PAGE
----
Another inaccuracy on the flyer: The Better Milpitas group wrote that modernization in the school district (they didn’t mention exactly which schools) was costing $3 billion, and that all of the money was being mismanaged. However, they seemed to pull the $3 billion figure out of thin air. Also, a Citizens Bond Oversight Committee exists to monitor funds and look at how all monies get spent. 

When The Beat asked Chia-Ling Kong about the Better Milpitas flyer and all its inaccuracies, she had this to say: 

“I’ve never approved of this material. So there is a lot of misrepresentation out there in the community. But at the same time, it is written from people’s perspectives. It’s the opinion of someone. There’s no name attached to it, so we don’t know where it came from. But it’s not my opinion.” 

She mentioned that she’s unsure of who exactly created the petition, though she indicated she did know people from the Better Milpitas group, but is not herself a part of it. 

“The petition was not distributed based on the flyer. The petition was distributed by people who had their reasons for distributing it,” added Kong. “Whoever did this should take responsibility. I do not agree with a lot of the messaging that was used. It’s not true.”  

A few of the individuals who gathered signatures on the petition told The Beat that they did not use the flyers.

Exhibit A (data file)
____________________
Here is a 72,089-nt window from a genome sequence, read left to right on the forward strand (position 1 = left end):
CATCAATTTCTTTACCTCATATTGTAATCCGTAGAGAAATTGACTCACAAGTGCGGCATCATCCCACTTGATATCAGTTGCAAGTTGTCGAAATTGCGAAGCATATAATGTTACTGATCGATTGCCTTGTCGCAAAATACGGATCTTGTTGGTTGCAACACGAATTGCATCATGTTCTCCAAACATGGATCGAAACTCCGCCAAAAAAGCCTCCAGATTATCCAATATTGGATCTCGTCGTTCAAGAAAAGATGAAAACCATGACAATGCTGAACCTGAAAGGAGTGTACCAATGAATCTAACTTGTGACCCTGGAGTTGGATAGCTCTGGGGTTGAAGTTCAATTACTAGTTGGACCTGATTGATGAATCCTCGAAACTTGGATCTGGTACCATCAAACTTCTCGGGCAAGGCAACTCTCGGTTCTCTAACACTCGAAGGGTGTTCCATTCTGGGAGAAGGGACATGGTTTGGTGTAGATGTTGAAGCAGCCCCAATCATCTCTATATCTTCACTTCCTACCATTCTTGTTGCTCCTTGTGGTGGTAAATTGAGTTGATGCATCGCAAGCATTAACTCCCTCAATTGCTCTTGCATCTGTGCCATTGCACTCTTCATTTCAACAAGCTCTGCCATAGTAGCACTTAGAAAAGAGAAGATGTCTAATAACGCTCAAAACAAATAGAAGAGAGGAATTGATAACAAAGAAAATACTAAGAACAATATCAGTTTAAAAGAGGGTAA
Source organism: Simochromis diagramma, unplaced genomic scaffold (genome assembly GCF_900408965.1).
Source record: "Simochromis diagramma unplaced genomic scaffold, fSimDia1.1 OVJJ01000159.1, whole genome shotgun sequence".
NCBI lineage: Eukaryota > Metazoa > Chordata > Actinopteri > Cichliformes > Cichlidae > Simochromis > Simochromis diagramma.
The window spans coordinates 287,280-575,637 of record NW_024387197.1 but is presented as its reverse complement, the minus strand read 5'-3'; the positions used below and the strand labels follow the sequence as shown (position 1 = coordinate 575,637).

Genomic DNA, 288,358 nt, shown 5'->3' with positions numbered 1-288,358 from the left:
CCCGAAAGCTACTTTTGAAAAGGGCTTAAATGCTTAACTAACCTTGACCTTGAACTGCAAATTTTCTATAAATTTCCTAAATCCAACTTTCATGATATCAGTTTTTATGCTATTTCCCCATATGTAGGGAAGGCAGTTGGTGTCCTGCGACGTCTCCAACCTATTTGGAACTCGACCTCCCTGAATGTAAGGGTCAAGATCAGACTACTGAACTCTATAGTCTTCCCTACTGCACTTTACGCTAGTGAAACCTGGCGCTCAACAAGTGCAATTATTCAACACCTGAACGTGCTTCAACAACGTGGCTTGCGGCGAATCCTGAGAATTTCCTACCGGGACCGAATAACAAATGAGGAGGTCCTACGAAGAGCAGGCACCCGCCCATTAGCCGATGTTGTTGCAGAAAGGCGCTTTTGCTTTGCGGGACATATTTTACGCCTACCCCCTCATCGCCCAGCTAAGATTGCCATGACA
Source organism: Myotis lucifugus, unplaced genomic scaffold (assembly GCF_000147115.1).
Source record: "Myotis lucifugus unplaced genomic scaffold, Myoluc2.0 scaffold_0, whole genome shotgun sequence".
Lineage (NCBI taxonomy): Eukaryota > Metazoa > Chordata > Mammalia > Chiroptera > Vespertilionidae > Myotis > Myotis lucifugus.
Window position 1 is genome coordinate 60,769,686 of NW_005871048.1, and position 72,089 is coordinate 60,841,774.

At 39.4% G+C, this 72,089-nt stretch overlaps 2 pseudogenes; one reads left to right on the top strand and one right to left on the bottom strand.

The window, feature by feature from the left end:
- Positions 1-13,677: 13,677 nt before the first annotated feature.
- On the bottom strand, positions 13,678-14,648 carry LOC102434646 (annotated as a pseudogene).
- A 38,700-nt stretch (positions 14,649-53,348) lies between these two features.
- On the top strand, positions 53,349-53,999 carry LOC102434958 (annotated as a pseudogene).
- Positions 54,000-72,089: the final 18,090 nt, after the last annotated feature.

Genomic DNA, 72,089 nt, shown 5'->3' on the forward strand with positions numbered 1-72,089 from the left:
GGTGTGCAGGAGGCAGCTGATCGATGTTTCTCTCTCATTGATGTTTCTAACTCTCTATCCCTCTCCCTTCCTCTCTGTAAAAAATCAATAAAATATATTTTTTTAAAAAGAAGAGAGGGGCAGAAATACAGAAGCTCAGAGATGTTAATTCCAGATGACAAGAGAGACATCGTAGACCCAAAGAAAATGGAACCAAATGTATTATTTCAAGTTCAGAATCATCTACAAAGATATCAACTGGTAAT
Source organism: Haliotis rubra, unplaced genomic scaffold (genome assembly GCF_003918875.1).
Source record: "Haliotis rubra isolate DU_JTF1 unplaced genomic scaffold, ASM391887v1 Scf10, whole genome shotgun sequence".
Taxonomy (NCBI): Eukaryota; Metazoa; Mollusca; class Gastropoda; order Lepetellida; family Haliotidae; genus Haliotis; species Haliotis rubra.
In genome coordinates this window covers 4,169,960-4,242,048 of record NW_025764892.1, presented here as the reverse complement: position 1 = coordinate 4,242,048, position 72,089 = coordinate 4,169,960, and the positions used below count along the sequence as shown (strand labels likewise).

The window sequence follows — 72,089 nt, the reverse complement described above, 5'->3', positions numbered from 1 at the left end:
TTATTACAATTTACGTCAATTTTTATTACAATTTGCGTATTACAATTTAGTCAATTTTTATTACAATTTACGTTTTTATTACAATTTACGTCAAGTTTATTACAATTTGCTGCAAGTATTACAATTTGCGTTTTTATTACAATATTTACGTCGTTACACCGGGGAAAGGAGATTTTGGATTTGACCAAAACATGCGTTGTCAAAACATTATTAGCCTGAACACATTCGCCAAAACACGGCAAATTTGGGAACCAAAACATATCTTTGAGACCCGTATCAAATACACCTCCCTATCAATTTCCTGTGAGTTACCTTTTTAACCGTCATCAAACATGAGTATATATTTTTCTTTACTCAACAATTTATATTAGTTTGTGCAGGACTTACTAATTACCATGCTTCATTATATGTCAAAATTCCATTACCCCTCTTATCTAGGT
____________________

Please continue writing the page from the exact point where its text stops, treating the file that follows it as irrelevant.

When The Milpitas Beat tried to find out who the flyer’s actual creator was, we were met with resistance. Nobody wanted to take credit for it. In fact, not only did nobody want to take credit for it, but nobody even wanted to admit that they were a part of Better Milpitas. 

Just about everyone interviewed by The Beat, who was associated with the petition, said they were not affiliated with Better Milpitas, leaving the net impression that the group, though real and active, is a phantom. 

Moreover, in all The Beat’s many interviews with people involved in this issue, nobody was willing to even utter the name of a Better Milpitas representative, and some even denied the very existence of the group, saying that it had no formal structure and was simply comprised of concerned citizens who care about Milpitas.

 

Read Part III here.

 

Part I  l  Part II  l  Part III  l  Part IV

 

 

 

Rhoda Shapiro
Rhoda Shapiro works as a journalist and media consultant in the Bay Area. She has written for both the Tri-City Voice and the Mercury News, and is the founder of Chi Media Company, which works with nonprofit organizations to elevate their marketing and communication platforms. Rhoda is also an author; her first book will be published by Llewellyn Worldwide in mid-2019. Her YouTube channel, which features practices in yoga, meditation, and women’s empowerment, has amassed thousands of subscribers. Rhoda is The Milpitas Beat’s founder.